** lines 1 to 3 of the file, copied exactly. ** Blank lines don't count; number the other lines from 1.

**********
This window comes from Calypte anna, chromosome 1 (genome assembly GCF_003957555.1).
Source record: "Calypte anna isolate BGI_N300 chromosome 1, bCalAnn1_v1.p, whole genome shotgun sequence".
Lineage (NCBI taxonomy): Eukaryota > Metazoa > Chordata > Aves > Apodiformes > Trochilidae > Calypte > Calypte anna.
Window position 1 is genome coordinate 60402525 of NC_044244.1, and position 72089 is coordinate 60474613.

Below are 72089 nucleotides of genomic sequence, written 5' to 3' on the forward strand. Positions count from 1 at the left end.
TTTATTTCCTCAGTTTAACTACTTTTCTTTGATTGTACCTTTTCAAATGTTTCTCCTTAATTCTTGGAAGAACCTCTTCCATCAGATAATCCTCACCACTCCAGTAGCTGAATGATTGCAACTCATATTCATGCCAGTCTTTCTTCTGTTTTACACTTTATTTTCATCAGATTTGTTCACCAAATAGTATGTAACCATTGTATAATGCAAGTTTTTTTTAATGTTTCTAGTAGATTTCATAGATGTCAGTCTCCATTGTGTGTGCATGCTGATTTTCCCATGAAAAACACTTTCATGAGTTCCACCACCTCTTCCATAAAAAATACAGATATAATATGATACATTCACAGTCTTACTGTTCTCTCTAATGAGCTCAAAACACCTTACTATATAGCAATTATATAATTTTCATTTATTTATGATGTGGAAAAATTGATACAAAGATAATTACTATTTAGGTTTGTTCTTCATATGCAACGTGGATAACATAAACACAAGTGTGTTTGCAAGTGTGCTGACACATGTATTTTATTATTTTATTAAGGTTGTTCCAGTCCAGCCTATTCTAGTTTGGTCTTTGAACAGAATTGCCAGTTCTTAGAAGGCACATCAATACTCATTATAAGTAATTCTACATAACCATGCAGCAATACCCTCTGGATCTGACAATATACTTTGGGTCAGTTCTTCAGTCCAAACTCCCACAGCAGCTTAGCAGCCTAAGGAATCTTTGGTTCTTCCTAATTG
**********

This window comes from Calypte anna, chromosome 1 (genome assembly GCF_003957555.1).
Source record: "Calypte anna isolate BGI_N300 chromosome 1, bCalAnn1_v1.p, whole genome shotgun sequence".
Lineage (NCBI taxonomy): Eukaryota > Metazoa > Chordata > Aves > Apodiformes > Trochilidae > Calypte > Calypte anna.